EGYPT deployed a submarine on Sunday to hunt for the black box flight recorders of the EgyptAir plane that crashed in some of the deepest waters of the Mediterranean Sea with 66 people on board, President Abdel Fattah al-Sisi said.
Ships scouring the sea north of Alexandria for three days have found body parts, personal belongings and wreckage from the Airbus 320, but are still trying to locate the recorders which could shed light on the cause of Thursday’s crash.
Sisi said that underwater equipment from Egypt’s offshore oil industry was being brought in to help the search.
“They have a submarine that can reach 3,000 meters under water,” he said in a televised speech. “It moved today in the direction of the plane crash site because we are working hard to salvage the black boxes.”
French investigators said on Saturday that the plane sent a series of warnings indicating that smoke had been detected on board shortly before it disappeared off radar screens.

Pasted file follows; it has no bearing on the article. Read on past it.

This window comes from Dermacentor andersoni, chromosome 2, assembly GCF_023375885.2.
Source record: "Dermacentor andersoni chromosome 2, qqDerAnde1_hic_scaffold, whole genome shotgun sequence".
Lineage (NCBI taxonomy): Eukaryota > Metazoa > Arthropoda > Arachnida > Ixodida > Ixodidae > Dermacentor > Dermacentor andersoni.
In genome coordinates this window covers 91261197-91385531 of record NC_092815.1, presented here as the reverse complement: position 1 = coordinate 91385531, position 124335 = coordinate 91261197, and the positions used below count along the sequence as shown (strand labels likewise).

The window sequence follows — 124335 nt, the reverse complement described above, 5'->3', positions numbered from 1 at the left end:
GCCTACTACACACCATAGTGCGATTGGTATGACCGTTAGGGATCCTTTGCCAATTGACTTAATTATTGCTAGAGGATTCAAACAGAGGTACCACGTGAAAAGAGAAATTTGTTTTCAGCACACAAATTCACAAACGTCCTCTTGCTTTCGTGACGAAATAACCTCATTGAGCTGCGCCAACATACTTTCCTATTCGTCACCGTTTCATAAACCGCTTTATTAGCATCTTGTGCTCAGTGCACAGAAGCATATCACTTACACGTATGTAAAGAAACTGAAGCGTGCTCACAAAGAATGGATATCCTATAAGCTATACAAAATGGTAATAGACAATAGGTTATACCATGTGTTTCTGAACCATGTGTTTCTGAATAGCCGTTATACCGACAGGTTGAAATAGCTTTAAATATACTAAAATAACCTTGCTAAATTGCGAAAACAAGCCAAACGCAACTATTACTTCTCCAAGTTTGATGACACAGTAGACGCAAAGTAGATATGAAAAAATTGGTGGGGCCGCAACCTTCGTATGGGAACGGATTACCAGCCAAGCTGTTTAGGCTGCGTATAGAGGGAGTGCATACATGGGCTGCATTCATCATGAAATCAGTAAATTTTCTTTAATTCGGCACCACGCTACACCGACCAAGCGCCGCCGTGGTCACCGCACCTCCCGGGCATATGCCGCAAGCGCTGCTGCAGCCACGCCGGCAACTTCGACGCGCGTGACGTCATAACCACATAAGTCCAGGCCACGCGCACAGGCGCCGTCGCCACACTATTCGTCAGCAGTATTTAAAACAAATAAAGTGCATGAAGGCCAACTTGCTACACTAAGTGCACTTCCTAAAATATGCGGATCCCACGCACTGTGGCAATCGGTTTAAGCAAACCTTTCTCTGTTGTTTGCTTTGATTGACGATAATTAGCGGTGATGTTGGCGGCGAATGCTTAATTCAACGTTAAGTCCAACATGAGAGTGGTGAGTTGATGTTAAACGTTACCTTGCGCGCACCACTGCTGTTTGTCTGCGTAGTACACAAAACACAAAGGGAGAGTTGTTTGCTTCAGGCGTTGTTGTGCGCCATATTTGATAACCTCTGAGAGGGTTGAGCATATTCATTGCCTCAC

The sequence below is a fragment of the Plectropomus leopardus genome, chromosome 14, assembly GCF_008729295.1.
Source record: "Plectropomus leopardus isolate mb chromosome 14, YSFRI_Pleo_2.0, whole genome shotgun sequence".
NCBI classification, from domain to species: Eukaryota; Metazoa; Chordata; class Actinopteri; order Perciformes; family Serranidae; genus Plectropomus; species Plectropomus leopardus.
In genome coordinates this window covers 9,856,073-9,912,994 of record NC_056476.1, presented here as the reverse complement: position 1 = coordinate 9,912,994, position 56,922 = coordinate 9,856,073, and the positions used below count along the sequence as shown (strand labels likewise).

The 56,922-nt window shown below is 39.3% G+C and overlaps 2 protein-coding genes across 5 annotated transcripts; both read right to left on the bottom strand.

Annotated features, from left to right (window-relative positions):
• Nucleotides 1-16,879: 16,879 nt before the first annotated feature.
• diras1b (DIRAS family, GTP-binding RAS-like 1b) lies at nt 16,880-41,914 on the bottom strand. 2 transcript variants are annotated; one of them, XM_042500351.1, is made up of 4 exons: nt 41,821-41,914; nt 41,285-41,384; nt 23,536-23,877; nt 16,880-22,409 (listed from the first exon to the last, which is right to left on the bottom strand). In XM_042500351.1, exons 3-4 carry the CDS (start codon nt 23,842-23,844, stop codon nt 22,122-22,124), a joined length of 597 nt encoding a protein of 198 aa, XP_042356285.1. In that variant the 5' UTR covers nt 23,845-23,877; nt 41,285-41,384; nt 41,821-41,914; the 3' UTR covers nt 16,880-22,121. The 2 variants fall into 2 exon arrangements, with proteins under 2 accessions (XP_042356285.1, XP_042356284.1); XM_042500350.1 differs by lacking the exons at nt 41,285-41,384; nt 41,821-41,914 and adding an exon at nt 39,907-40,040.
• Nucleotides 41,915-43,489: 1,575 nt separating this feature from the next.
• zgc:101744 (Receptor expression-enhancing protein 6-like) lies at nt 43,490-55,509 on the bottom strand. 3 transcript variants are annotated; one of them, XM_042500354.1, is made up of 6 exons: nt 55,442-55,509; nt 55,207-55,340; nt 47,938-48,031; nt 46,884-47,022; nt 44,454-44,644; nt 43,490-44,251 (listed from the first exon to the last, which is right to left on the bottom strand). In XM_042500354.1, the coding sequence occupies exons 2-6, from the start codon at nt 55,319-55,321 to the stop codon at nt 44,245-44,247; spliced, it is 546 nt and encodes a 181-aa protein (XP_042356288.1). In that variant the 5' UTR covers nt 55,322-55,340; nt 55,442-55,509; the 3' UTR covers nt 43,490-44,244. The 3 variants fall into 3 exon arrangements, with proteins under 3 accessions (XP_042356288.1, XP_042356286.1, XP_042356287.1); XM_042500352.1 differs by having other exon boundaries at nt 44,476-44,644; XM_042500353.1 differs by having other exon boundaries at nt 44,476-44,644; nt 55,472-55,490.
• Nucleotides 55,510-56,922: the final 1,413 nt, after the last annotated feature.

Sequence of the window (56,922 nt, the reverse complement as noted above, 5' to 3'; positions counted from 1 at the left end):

The signals did not indicate what caused the smoke or fire, and aviation experts have not ruled out either deliberate sabotage or a technical fault, but they offered early clues as to what unfolded in the moments before the crash.
“Until now all scenarios are possible,” Sisi said in his first public remarks on the crash. “So please, it is very important that we do not talk and say there is a specific scenario.”
The crash was the third blow since October to hit Egypt’s travel industry, still reeling from political unrest following the 2011 uprising that ousted Hosni Mubarak.
A suspected Islamic State bombing brought down a Russian airliner after it took off from Sharm al-Sheikh airport in late October, killing all 224 people on board, and an EgyptAir plane was hijacked in March by a man wearing a fake suicide belt.